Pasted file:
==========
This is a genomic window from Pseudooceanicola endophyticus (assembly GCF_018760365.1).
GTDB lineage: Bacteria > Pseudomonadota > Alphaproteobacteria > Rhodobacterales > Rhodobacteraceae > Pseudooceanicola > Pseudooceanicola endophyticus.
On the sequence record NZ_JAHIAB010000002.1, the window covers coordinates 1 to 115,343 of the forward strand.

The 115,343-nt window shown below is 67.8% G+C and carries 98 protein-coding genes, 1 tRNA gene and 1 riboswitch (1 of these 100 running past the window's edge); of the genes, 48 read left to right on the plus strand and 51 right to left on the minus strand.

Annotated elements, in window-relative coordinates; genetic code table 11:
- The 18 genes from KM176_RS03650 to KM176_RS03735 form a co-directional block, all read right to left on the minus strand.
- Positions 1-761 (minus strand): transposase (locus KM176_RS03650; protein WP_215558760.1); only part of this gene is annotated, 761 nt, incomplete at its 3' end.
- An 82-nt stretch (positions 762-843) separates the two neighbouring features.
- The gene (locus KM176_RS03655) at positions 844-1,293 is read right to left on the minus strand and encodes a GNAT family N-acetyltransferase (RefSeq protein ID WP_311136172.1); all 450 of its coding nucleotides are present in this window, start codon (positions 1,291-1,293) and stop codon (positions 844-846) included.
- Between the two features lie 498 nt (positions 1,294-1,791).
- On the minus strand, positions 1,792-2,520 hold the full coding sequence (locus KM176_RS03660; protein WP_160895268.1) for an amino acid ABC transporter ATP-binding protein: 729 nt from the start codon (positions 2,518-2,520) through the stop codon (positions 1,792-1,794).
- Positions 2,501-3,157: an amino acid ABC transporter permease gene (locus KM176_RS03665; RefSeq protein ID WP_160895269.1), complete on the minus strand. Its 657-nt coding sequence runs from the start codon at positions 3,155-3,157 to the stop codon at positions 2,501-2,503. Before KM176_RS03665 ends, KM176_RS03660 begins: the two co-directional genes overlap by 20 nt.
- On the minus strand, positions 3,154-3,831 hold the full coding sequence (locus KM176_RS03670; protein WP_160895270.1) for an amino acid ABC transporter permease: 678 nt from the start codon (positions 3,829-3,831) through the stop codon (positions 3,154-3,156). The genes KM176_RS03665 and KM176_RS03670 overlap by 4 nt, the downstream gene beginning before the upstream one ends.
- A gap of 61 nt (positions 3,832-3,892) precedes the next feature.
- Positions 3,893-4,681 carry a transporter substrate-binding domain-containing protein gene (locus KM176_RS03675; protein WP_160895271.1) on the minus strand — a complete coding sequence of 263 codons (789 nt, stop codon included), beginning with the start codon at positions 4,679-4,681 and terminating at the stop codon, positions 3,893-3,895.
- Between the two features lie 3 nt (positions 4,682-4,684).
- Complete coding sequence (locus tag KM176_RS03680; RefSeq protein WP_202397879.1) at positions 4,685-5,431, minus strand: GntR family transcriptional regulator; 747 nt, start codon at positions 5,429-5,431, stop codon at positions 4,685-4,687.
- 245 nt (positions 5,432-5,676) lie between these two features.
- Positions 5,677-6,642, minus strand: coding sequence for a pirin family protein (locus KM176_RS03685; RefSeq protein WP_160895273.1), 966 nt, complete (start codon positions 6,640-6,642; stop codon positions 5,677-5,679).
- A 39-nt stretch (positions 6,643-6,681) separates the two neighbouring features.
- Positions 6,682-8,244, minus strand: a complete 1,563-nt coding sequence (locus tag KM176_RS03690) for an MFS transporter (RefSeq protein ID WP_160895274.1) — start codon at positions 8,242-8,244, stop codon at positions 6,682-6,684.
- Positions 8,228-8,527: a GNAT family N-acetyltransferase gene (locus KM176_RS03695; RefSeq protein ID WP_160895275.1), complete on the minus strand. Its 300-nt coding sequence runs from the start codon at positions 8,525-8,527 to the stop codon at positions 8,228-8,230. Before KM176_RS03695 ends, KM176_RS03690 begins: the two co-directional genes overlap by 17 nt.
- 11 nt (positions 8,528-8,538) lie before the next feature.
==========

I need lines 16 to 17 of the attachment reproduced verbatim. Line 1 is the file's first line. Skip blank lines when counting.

- Between the two features lie 3 nt (positions 4,682-4,684).
- Complete coding sequence (locus tag KM176_RS03680; RefSeq protein WP_202397879.1) at positions 4,685-5,431, minus strand: GntR family transcriptional regulator; 747 nt, start codon at positions 5,429-5,431, stop codon at positions 4,685-4,687.